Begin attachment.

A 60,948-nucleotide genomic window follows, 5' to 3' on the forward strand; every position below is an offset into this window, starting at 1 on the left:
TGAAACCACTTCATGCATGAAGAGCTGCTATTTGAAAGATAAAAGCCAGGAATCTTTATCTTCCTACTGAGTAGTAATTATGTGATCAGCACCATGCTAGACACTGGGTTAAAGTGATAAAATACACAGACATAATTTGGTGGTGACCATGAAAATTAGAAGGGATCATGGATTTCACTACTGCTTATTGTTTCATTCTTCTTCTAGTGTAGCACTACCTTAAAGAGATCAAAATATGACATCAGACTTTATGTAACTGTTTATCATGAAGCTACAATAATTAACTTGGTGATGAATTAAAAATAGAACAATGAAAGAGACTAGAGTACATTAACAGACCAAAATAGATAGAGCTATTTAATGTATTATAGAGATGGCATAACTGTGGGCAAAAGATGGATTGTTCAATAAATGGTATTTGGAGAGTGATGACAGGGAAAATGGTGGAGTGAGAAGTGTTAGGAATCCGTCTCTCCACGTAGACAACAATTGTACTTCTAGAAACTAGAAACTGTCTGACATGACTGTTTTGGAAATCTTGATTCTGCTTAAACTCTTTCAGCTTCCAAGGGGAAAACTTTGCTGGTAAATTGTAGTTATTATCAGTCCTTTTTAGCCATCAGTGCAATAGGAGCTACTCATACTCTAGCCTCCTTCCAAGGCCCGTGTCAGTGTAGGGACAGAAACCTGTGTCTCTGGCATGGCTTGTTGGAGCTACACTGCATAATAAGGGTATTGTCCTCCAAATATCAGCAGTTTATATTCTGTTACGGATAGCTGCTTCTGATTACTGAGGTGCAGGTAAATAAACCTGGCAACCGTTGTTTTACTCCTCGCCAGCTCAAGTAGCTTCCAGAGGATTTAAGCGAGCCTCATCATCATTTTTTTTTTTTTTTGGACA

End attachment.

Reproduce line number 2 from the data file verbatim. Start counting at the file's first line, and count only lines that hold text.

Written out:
TGAAACCACTTCATGCATGAAGAGCTGCTATTTGAAAGATAAAAGCCAGGAATCTTTATCTTCCTACTGAGTAGTAATTATGTGATCAGCACCATGCTAGACACTGGGTTAAAGTGATAAAATACACAGACATAATTTGGTGGTGACCATGAAAATTAGAAGGGATCATGGATTTCACTACTGCTTATTGTTTCATTCTTCTTCTAGTGTAGCACTACCTTAAAGAGATCAAAATATGACATCAGACTTTATGTAACTGTTTATCATGAAGCTACAATAATTAACTTGGTGATGAATTAAAAATAGAACAATGAAAGAGACTAGAGTACATTAACAGACCAAAATAGATAGAGCTATTTAATGTATTATAGAGATGGCATAACTGTGGGCAAAAGATGGATTGTTCAATAAATGGTATTTGGAGAGTGATGACAGGGAAAATGGTGGAGTGAGAAGTGTTAGGAATCCGTCTCTCCACGTAGACAACAATTGTACTTCTAGAAACTAGAAACTGTCTGACATGACTGTTTTGGAAATCTTGATTCTGCTTAAACTCTTTCAGCTTCCAAGGGGAAAACTTTGCTGGTAAATTGTAGTTATTATCAGTCCTTTTTAGCCATCAGTGCAATAGGAGCTACTCATACTCTAGCCTCCTTCCAAGGCCCGTGTCAGTGTAGGGACAGAAACCTGTGTCTCTGGCATGGCTTGTTGGAGCTACACTGCATAATAAGGGTATTGTCCTCCAAATATCAGCAGTTTATATTCTGTTACGGATAGCTGCTTCTGATTACTGAGGTGCAGGTAAATAAACCTGGCAACCGTTGTTTTACTCCTCGCCAGCTCAAGTAGCTTCCAGAGGATTTAAGCGAGCCTCATCATCATTTTTTTTTTTTTTTGGACA